(38) Tarsos, Cilicia (Turkey) - AR stater, c. 378-372 B.C., 10.73 g. (inv. 91.088).
Obverse: Facing female head.
Reverse: Helmeted and bearded head of Ares/satrap r.; bunch of grapes in l. field; in r. field, TRDMW: the name Datames in Aramaic.
Provenance: Ex Frederick Knobloch collection; Stack's, 1970.
Bibliography: P. Naster, "Les statères ciliciens de Pharnabaze et de Datame à types communs," Kraay-Mørkholm Essays; Numismatic Studies in Memory of C.M. Kraay and O. Mørkholm, G. Le Rider et al., eds. (Louvain-la-Neuve 1989) 191-201.

Tarsos was one of a number of partially Hellenized cities along the southern coast of Asia Minor that were subjects of Persia in this period. In the 370's the mint at Tarsos issued coins for the satraps (provincial Persian governors) Pharnabazus and Datames, joint commanders of an expedition to recapture Egypt. For this purpose they issued a large number of coins apparently designed to appeal simultaneously to their own subjects and to the Greek mercenaries in the force. The coins relied heavily upon Greek prototypes.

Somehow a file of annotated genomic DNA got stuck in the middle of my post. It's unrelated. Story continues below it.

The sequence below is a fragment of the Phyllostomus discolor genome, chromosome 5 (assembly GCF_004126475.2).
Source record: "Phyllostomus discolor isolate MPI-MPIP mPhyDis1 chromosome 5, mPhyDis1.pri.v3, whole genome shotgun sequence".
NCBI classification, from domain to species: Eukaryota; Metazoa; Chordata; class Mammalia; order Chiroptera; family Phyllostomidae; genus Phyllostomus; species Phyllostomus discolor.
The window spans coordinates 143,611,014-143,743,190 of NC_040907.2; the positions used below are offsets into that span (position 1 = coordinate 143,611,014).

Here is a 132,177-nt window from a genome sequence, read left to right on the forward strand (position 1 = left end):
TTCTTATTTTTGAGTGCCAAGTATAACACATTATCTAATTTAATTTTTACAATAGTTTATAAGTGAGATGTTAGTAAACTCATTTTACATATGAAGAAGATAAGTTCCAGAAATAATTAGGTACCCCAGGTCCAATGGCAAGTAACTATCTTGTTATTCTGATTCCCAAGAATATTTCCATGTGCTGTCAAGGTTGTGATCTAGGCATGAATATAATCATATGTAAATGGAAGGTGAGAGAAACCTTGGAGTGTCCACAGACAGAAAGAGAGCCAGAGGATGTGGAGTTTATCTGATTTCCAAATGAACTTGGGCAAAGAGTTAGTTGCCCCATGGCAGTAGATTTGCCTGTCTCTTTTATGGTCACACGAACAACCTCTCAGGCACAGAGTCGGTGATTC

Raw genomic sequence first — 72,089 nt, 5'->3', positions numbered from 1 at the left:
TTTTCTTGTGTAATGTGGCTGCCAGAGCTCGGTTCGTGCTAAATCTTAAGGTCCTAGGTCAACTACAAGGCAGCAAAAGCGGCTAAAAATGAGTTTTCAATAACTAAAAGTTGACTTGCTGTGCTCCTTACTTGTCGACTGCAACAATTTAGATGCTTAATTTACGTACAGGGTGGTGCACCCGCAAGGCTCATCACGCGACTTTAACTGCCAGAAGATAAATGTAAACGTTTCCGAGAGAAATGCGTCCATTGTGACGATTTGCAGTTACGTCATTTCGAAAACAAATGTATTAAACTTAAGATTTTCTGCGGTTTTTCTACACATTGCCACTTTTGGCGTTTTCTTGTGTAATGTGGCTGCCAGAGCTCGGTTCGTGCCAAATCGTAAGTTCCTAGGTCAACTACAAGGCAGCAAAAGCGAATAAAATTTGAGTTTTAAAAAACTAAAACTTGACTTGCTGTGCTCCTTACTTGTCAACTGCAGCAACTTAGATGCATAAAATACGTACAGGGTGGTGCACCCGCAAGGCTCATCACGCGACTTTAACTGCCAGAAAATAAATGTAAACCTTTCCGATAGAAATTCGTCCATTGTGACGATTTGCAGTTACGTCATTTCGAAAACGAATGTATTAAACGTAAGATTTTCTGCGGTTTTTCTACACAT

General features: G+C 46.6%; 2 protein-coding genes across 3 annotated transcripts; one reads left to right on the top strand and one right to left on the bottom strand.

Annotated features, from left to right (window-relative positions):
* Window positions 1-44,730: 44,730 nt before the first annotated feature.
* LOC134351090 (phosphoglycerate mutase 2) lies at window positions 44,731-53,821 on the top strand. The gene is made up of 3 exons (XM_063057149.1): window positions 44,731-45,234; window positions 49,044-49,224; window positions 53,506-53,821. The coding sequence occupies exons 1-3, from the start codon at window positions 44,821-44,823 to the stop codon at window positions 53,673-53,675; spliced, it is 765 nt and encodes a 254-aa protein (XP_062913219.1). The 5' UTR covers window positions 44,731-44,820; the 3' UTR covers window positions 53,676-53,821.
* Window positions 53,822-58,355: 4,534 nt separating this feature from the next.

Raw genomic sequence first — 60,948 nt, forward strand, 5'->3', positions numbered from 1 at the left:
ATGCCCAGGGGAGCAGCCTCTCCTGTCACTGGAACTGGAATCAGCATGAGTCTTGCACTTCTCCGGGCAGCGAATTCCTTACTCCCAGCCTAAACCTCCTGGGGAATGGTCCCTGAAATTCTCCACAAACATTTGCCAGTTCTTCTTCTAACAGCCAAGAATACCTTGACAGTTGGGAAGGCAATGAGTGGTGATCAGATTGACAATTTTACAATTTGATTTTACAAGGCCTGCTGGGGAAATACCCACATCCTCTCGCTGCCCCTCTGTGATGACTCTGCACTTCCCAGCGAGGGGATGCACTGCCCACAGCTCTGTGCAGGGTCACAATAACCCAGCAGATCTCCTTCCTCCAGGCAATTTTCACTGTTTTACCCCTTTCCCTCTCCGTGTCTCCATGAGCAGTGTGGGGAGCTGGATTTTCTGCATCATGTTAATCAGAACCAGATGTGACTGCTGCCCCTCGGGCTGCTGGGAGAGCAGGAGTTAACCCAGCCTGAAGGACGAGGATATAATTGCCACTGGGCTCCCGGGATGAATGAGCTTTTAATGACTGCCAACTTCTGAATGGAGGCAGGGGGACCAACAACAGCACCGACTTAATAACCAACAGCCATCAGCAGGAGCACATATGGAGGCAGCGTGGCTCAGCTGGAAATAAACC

The female head on the obverse of this coin was inspired by the famous facing head of the nymph Arethusa by Kimon on late fifth-century Syracusan tetradrachms (see no. 17). Many Greek cities had also adapted the famous image for their coins (see nos. 25, 27, 28, 34, 36). Whether at Tarsos the head was given a specific local identity or whether it was simply appropriated because of its associations with well-known Greek coins is unknown. On the reverse is the head of a bearded warrior in an elaborate helmet with upturned cheek-piece. Although the figure is male, the image was probably modelled on the helmeted Athena of Attic tetradrachms (see no. 30). Persians and others able to read the Aramaic name to the right of the head would have recognized in it their leader Datames, although the fact that the same type was used for Pharnabazus indicates that the head was not actually a portrait. The Greek mercenaries at the same time could have seen it as their war god, Ares. The bunch of grapes behind the head may also refer to the fertility god Ba'al, who is depicted holding a bunch of grapes on other coins of this time issued by Datames.


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